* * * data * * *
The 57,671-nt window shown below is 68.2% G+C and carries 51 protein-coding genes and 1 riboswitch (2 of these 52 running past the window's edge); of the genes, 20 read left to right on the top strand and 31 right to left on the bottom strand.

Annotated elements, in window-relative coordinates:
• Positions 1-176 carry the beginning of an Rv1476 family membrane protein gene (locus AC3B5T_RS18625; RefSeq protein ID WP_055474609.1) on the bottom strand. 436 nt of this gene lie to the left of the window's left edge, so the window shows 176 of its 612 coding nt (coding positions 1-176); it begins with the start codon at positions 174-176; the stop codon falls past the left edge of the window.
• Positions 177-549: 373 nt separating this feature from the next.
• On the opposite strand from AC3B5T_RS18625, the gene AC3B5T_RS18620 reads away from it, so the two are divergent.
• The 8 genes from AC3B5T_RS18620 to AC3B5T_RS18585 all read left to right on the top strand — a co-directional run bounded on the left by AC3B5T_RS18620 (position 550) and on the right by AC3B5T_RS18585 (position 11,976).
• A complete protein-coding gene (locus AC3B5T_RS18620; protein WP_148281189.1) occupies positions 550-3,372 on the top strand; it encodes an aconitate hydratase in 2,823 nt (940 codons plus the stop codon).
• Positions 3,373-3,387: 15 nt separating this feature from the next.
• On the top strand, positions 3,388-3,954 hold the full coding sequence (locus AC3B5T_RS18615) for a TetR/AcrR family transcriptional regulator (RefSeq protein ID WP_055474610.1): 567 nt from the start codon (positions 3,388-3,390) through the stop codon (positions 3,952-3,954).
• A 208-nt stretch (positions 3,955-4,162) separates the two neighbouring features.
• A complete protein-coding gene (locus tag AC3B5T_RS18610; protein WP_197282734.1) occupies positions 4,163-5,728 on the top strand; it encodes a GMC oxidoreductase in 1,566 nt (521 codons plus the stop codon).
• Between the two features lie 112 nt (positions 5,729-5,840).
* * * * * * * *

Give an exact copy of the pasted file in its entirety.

The 57,671-nt window shown below is 68.2% G+C and carries 51 protein-coding genes and 1 riboswitch (2 of these 52 running past the window's edge); of the genes, 20 read left to right on the top strand and 31 right to left on the bottom strand.

Annotated elements, in window-relative coordinates:
• Positions 1-176 carry the beginning of an Rv1476 family membrane protein gene (locus AC3B5T_RS18625; RefSeq protein ID WP_055474609.1) on the bottom strand. 436 nt of this gene lie to the left of the window's left edge, so the window shows 176 of its 612 coding nt (coding positions 1-176); it begins with the start codon at positions 174-176; the stop codon falls past the left edge of the window.
• Positions 177-549: 373 nt separating this feature from the next.
• On the opposite strand from AC3B5T_RS18625, the gene AC3B5T_RS18620 reads away from it, so the two are divergent.
• The 8 genes from AC3B5T_RS18620 to AC3B5T_RS18585 all read left to right on the top strand — a co-directional run bounded on the left by AC3B5T_RS18620 (position 550) and on the right by AC3B5T_RS18585 (position 11,976).
• A complete protein-coding gene (locus AC3B5T_RS18620; protein WP_148281189.1) occupies positions 550-3,372 on the top strand; it encodes an aconitate hydratase in 2,823 nt (940 codons plus the stop codon).
• Positions 3,373-3,387: 15 nt separating this feature from the next.
• On the top strand, positions 3,388-3,954 hold the full coding sequence (locus AC3B5T_RS18615) for a TetR/AcrR family transcriptional regulator (RefSeq protein ID WP_055474610.1): 567 nt from the start codon (positions 3,388-3,390) through the stop codon (positions 3,952-3,954).
• A 208-nt stretch (positions 3,955-4,162) separates the two neighbouring features.
• A complete protein-coding gene (locus tag AC3B5T_RS18610; protein WP_197282734.1) occupies positions 4,163-5,728 on the top strand; it encodes a GMC oxidoreductase in 1,566 nt (521 codons plus the stop codon).
• Between the two features lie 112 nt (positions 5,729-5,840).